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Embroidery Tips and Tricks

By: Roxanne McDonald - Updated: 27 Sep 2012 | comments*Discuss
Needlework Embroider Embroidery Beginner

Experienced needleworkers, especially those who are self-taught, have likely learned how to get the most out of a design or pattern by going through a trial and error process, a good deal of frustration, and a lot of embroidery thread or needlepoint yarn. But for beginners, some tips and tricks will help save time, money, and maybe even your sanity.

Blank Canvas or Fabric

Embroidery kits have the blank material already chosen and cut for you, but general stand-alone designs will require you get a certain size, colour, and count. Aida, one of the most popular brands, provides pink, cream, tan, white, black, red, and other natural shades in a variety of sizes and counts.

When you shop for the blank fabric, consult your pattern. The designer will almost always indicate which size weave to get. The weave is gauged by the number of squares/stitches per square inch of fabric. So, for example, a 14-count weave is one which has 14 stitch-squares per inch. The smaller the number, the larger the workable squares.

It is very important that you use the count indicated on the instructions page, for the design will not come out as you want it otherwise!

Also helpful to know is when you get the material home, baste the edges with a sewing machine, so the edge doesn't fray or unravel.

You can also buy a special substance such as Fray Stop® to serve the same purpose: it comes in a little plastic bottle and you squeeze the stuff around the edges of the cloth-working the same way fingernail polish used to stop tights and nylons from running once you snagged them.


Like material and thread selection, embroidery needles vary in size, but keep to the 24 or 26 needle. The trick is to use a blunt tipped needle that wont drag or snag as you work, and to use one which has a small enough eye that the needle doesn't leave gaping holes in the fabric afterward.

Embroidery Thread

When you go to the crafts store or online to purchase specific coloured threads, buy the full amount you will need to complete the pattern. This is suggested because like yarns, threads are dyed in batches; and some will vary slightly from others. Likewise, buy the same brand of thread, staying consistent throughout for the design-so that hues, shades, thicknesses, and consistencies are the same.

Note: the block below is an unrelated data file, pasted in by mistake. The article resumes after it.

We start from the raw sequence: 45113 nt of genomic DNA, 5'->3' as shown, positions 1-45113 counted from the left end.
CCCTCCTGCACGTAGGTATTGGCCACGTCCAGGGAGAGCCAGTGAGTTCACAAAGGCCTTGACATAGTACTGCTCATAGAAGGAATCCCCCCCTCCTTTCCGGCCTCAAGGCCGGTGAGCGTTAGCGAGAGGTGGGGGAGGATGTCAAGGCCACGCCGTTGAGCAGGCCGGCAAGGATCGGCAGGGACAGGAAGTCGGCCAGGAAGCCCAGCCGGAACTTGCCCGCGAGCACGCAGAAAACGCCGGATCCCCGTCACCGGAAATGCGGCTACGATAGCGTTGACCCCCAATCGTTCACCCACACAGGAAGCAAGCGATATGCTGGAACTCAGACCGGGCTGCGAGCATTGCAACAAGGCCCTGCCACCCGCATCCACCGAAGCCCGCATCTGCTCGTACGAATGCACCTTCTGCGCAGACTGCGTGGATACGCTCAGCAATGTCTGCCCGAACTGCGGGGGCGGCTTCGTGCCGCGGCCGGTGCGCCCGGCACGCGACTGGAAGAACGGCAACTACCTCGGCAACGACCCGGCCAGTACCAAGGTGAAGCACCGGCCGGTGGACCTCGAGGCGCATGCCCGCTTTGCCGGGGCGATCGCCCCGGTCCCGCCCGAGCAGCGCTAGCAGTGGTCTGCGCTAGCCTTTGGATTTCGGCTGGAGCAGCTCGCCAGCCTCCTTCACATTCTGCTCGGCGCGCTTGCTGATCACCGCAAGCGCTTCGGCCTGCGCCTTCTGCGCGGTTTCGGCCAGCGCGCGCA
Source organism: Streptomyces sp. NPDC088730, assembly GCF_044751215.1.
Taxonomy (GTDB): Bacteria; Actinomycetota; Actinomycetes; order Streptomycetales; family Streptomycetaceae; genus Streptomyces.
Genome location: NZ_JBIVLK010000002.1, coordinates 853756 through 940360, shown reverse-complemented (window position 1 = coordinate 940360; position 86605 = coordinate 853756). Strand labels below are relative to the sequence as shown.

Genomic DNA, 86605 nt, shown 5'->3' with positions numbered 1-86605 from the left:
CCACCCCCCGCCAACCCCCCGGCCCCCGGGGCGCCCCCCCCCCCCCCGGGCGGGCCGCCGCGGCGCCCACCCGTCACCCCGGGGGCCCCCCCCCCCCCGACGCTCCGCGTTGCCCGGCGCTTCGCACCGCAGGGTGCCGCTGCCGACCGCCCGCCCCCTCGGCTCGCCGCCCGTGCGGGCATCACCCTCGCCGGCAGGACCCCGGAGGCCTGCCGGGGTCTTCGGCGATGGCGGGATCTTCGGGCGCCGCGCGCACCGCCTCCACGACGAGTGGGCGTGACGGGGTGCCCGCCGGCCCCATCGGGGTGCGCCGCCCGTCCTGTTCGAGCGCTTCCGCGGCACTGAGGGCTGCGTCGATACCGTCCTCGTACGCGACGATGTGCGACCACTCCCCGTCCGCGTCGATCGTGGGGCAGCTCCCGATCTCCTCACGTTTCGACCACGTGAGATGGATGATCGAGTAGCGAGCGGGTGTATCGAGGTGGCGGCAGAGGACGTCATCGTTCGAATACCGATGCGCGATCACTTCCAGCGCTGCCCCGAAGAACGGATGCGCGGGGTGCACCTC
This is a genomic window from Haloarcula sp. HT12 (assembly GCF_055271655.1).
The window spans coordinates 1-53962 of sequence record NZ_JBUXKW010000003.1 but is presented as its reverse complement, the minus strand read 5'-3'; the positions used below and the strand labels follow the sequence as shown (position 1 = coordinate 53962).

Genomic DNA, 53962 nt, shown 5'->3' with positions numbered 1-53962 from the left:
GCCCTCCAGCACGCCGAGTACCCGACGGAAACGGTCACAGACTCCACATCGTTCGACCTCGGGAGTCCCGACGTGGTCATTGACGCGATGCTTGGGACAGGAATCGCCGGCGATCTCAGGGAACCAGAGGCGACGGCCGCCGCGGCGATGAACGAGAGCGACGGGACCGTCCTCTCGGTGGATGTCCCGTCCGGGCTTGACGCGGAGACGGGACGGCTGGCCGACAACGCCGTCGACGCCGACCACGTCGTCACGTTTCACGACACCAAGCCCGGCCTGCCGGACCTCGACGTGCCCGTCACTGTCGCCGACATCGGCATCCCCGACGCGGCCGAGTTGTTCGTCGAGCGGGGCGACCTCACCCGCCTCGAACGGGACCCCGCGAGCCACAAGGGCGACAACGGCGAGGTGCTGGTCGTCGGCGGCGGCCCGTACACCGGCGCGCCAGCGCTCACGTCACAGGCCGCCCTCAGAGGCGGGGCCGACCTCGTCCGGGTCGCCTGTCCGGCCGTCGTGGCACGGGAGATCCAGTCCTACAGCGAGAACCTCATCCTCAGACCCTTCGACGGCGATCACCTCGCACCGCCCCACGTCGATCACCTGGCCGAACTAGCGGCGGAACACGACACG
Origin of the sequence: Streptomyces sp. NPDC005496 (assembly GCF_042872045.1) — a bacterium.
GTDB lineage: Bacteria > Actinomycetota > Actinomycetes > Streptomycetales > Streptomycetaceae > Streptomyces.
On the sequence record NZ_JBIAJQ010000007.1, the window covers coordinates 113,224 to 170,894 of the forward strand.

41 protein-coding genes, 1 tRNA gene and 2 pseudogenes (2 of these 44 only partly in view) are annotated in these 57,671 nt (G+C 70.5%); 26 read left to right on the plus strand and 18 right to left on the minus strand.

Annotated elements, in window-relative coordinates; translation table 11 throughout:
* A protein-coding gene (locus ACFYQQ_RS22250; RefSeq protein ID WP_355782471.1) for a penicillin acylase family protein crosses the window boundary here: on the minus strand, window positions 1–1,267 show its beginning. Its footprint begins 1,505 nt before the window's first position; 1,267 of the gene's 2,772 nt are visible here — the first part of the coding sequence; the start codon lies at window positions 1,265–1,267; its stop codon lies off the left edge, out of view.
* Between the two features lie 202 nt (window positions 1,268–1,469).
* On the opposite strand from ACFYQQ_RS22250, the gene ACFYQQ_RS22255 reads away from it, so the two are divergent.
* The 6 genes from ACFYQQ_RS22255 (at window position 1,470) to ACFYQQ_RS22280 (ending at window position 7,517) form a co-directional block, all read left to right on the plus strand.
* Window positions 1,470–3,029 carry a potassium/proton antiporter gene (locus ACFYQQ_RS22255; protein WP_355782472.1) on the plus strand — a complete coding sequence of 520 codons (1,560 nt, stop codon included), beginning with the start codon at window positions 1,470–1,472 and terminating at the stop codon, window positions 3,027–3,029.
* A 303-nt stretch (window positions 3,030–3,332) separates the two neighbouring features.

The Cross Stitch

When you work a cross stitch pattern, keep with the same direction. That is, if you do the first bar of the cross-stitch from bottom right to top left (\) and the second stitch from bottom left to top right (/), do so for every stitch thereafter. The finished piece will have a beautiful symmetry, or flow. And besides, this habit will give you a rhythm and speed you can appreciate!

Then again, some people prefer to do all the single stitches of one half of the cross-stitch, then return to do the other half. This will be up to you, which is faster, more fun, or more efficient.

Carrying Thread

When you begin a design, you will bring the first thread up through from the back. Do not make a knot as it will create a mess and too much bulk. Instead, hold about an inch of remaining thread at the back while you make your first cross-stitch. Then the thread will "stay" without coming loose.

As you go on, you will get to spots where you use one colour for a few stitches, and then have to take the next stitch in that colour a long way away. You can do one of two things: you can pass the thread through a couple times in the back so that it is secure (like a knot, but not knotted), and snip your thread, then start again a few inches over where the colour picks up again.

Or, you can do what is called jumping: you run the needle and thread through the existing weave on the back, securing and moving it closer to the new spot to be stitched.

The Back Stitch

Some designs will call for a back stitch for the fine detail around eyes, noses, mouths, lettering, or as borders. To do back stitching, follow in a line, starting with one single stitch about an eighth of an inch long. Then, for the second stitch, follow the line wanted, putting the needle up about a quarter of an inch away and putting it back down at where the first stitch left off. Continue to back stitch over the line you want marked as an outline stitch.

Finishing Stitches

When you finish with a colour, run the thread through other similar colours to secure it and to make it blend in as inconspicuously as possible. That is, if you run black thread through white or light yellow threads, the black may show through to the front…which you surely don't want. So stick the colours together as you finish, and snip.

Finishing a Piece

Once you are finished-especially if it is a longer, larger piece, you might find an area that has gotten soiled or smudged. Don't worry, simply wash the finished piece in warm or cool water with a mild soap designed for silks, or other delicates. (Or, you can get special liquid soap at the crafts shop.)

Once the piece is finished washing, lay it on a clean towel to dry for about twenty-four hours. If you wish to iron it, use a very low heat and iron from the back.

The framing will be up to you or the person to whom you give your beautiful finished piece. Some people like to fold the top end of the material, sew it with an inch or so hem, and run a short curtain rod or natural fiber or stick through the hem for a funky and more unique look!

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